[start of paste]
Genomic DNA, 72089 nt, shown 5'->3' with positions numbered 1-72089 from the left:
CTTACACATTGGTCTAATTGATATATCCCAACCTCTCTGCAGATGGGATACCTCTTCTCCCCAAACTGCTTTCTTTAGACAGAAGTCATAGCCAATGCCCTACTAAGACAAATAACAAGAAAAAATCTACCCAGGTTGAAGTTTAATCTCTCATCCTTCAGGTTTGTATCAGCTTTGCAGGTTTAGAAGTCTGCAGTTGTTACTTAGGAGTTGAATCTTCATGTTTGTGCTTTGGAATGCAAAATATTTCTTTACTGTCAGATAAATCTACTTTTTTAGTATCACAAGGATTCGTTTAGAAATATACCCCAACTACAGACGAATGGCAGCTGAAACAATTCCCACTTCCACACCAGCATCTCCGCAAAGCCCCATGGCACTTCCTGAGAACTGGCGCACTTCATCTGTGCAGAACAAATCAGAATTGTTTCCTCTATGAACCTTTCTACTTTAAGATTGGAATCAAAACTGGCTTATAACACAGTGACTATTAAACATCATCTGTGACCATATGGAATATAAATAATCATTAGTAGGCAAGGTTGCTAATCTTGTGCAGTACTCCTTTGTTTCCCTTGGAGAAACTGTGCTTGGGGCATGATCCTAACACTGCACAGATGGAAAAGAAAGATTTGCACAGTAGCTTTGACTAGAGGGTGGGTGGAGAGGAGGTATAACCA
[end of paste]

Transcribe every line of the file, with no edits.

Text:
Genomic DNA, 72089 nt, shown 5'->3' with positions numbered 1-72089 from the left:
CTTACACATTGGTCTAATTGATATATCCCAACCTCTCTGCAGATGGGATACCTCTTCTCCCCAAACTGCTTTCTTTAGACAGAAGTCATAGCCAATGCCCTACTAAGACAAATAACAAGAAAAAATCTACCCAGGTTGAAGTTTAATCTCTCATCCTTCAGGTTTGTATCAGCTTTGCAGGTTTAGAAGTCTGCAGTTGTTACTTAGGAGTTGAATCTTCATGTTTGTGCTTTGGAATGCAAAATATTTCTTTACTGTCAGATAAATCTACTTTTTTAGTATCACAAGGATTCGTTTAGAAATATACCCCAACTACAGACGAATGGCAGCTGAAACAATTCCCACTTCCACACCAGCATCTCCGCAAAGCCCCATGGCACTTCCTGAGAACTGGCGCACTTCATCTGTGCAGAACAAATCAGAATTGTTTCCTCTATGAACCTTTCTACTTTAAGATTGGAATCAAAACTGGCTTATAACACAGTGACTATTAAACATCATCTGTGACCATATGGAATATAAATAATCATTAGTAGGCAAGGTTGCTAATCTTGTGCAGTACTCCTTTGTTTCCCTTGGAGAAACTGTGCTTGGGGCATGATCCTAACACTGCACAGATGGAAAAGAAAGATTTGCACAGTAGCTTTGACTAGAGGGTGGGTGGAGAGGAGGTATAACCA